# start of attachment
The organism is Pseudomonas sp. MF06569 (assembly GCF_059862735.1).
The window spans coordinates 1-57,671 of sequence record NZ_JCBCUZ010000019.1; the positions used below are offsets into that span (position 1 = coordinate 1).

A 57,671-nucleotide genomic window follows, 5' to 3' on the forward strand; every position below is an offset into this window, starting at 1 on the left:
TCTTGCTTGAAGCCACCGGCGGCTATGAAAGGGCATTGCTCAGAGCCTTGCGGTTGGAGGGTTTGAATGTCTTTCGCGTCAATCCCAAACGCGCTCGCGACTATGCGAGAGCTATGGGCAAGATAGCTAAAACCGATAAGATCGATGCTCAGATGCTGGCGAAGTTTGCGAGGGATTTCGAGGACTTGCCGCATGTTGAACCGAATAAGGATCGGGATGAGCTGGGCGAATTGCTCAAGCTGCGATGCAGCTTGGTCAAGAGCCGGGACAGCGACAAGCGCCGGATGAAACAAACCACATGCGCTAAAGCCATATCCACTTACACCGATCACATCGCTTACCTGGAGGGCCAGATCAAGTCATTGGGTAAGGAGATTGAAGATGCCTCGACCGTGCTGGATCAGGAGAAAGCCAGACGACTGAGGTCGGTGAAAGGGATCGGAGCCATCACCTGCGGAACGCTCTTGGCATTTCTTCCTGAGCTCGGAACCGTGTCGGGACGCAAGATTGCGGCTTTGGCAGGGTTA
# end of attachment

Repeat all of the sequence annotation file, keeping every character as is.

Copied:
The organism is Pseudomonas sp. MF06569 (assembly GCF_059862735.1).
The window spans coordinates 1-57,671 of sequence record NZ_JCBCUZ010000019.1; the positions used below are offsets into that span (position 1 = coordinate 1).

A 57,671-nucleotide genomic window follows, 5' to 3' on the forward strand; every position below is an offset into this window, starting at 1 on the left:
TCTTGCTTGAAGCCACCGGCGGCTATGAAAGGGCATTGCTCAGAGCCTTGCGGTTGGAGGGTTTGAATGTCTTTCGCGTCAATCCCAAACGCGCTCGCGACTATGCGAGAGCTATGGGCAAGATAGCTAAAACCGATAAGATCGATGCTCAGATGCTGGCGAAGTTTGCGAGGGATTTCGAGGACTTGCCGCATGTTGAACCGAATAAGGATCGGGATGAGCTGGGCGAATTGCTCAAGCTGCGATGCAGCTTGGTCAAGAGCCGGGACAGCGACAAGCGCCGGATGAAACAAACCACATGCGCTAAAGCCATATCCACTTACACCGATCACATCGCTTACCTGGAGGGCCAGATCAAGTCATTGGGTAAGGAGATTGAAGATGCCTCGACCGTGCTGGATCAGGAGAAAGCCAGACGACTGAGGTCGGTGAAAGGGATCGGAGCCATCACCTGCGGAACGCTCTTGGCATTTCTTCCTGAGCTCGGAACCGTGTCGGGACGCAAGATTGCGGCTTTGGCAGGGTTA